The Indian government recently approved a funding scheme to support implementation of 12 gigawatts of solar power capacity through government-owned companies.
Earlier this month, the Cabinet Committee on Economic Affairs approved a plan to provide financial support for development of 12 gigawatt solar power capacity across the country. The proposal was submitted by the Ministry of New and Renewable Energy (MNRE) and shall be implemented through companies owned by the central and state governments. The government allocated Rs 8,580 crore ($1.2 billion) for this scheme which shall be disbursed as viability gap funding to project developers.
The government has also mandated that all projects under this scheme shall use solar cells and modules manufactured in India. As the power generated from these projects shall be used by the government itself or government entities, the obligation to use domestically manufactured equipment would stand the test of WTO norms.
The Indian government, in order to boost domestic manufacturing of solar cells and modules, had earlier introduced the Domestic Content Requirement (DCR) that mandated project developers to use Indian solar PV equipment to set up projects. This was successfully challenged by the United States at WTO, and the Indian government had to put an end to that scheme. Due to security concerns the WTO, however, allows mandatory use of domestic equipment if the output is being consumed by the government or its entities. India is planning to use this clause to implement this scheme.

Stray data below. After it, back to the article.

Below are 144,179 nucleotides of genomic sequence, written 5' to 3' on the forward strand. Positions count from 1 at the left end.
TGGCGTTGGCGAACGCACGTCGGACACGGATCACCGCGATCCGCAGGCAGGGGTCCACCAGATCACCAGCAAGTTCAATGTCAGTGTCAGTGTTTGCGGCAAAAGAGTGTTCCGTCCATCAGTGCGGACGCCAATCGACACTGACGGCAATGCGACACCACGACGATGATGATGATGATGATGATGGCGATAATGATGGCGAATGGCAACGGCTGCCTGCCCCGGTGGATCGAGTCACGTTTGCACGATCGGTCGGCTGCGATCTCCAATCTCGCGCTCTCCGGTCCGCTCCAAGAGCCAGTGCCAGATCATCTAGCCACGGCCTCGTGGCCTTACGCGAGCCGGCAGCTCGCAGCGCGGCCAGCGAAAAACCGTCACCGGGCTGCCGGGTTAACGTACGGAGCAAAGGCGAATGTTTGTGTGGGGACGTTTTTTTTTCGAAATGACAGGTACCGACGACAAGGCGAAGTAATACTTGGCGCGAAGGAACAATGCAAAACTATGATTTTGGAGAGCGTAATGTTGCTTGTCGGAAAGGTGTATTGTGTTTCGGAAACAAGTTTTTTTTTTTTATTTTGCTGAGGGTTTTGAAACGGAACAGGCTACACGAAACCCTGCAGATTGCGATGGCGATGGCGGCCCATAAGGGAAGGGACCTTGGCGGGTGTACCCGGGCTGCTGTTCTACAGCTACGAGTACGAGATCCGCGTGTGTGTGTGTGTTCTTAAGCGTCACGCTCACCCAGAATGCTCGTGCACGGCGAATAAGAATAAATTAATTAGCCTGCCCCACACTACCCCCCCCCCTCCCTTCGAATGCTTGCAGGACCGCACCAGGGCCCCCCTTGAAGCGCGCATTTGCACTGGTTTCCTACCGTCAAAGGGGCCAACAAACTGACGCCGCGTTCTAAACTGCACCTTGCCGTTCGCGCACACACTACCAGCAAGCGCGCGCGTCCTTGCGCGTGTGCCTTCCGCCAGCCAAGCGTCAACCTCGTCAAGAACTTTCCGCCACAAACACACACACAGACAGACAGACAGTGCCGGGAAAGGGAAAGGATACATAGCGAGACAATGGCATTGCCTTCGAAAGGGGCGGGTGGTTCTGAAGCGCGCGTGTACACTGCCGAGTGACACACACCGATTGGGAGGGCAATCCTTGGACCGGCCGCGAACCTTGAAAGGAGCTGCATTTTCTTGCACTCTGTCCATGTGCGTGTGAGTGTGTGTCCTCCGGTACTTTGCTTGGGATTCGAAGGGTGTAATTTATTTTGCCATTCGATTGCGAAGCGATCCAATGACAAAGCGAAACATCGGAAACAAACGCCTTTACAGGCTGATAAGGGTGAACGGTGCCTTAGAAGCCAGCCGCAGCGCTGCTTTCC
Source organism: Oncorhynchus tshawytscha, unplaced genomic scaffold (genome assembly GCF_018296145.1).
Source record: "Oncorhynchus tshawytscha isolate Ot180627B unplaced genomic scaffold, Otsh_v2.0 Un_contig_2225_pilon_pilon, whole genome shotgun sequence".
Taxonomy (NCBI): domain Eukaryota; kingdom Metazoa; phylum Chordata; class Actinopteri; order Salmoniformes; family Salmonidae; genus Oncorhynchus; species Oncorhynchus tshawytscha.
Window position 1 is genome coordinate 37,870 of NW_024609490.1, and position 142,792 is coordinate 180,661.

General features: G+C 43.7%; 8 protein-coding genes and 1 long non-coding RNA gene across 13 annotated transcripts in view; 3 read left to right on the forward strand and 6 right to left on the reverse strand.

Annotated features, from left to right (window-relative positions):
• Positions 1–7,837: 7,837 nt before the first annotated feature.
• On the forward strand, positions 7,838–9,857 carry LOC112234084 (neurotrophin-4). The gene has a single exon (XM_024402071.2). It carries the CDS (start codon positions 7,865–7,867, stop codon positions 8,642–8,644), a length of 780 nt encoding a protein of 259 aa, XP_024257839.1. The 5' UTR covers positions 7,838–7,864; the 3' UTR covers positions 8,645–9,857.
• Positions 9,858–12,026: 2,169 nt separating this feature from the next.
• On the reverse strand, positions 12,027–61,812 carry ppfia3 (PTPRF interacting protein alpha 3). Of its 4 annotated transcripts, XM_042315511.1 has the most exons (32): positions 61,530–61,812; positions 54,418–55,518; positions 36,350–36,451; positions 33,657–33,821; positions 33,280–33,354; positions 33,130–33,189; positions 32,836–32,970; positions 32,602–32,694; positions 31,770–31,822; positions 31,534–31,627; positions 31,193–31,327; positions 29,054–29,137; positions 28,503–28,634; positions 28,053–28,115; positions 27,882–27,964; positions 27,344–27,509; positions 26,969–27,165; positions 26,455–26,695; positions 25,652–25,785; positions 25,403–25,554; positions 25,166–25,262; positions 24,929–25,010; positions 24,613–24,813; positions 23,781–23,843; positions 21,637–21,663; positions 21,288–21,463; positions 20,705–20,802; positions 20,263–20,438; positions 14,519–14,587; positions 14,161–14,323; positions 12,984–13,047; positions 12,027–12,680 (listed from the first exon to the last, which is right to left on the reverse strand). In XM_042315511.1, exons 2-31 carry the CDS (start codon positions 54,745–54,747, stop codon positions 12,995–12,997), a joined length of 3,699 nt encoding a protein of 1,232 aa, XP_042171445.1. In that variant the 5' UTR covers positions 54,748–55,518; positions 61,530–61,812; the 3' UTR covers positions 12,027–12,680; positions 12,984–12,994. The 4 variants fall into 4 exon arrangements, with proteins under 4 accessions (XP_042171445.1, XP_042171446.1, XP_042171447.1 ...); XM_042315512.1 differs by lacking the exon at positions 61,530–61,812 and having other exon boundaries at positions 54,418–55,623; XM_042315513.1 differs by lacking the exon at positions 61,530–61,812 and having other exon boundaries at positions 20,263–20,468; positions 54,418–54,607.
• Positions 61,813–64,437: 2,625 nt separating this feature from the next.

The viability gap funding scheme will be implemented in a manner similar to any other scheme — through reverse auctions. instead of bidding for the lowest tariff project developers shall bid for the lowest capital cost support required to set up projects.
The 12-gigawatt scheme was approved just weeks after the government decided to scrap a part of another scheme that had lost its relevance due to change in market conditions. We reported in late December 2018 that the Indian government would not go ahead with the auction of 12-gigawatt capacity under the bundling scheme. A replacement to the cancelled bundling scheme was essential for the government to fill gap created to achieve the 100-gigawatt installed capacity target by March 2022. The new viability gap funding projects shall, however, be fully completed by March 2023 only.
The scheme seems a stop-gap measure to ensure there is no latency in implementation of projects for the 100-gigawatt target. The government essentially has taken it upon itself to fill this gap. Several government-owned companies has already been asked to set up large-scale solar power projects. These include the likes of Coal India, Indian Railways, the Indian Armed Forces, NLC, shipping ports, airports, and oil marketing companies.
The government estimates that the scheme would bring in Rs 48,000 crore ($6.75 billion) in investments, and create around 180,000 jobs across industries.
I don't like paywalls. You don't like paywalls. Who likes paywalls? Here at CleanTechnica, we implemented a limited paywall for a while, but it always felt wrong — and it was always tough to decide what we should put behind there. In theory, your most exclusive and best content goes behind a paywall. But then fewer people read it! We just don't like paywalls, and so we've decided to ditch ours. Unfortunately, the media business is still a tough, cut-throat business with tiny margins. It's a never-ending Olympic challenge to stay above water or even perhaps — gasp — grow. So ...
Sign up for daily news updates from CleanTechnica on email. Or follow us on Google News!
Have a tip for CleanTechnica, want to advertise, or want to suggest a guest for our CleanTech Talk podcast? Contact us here.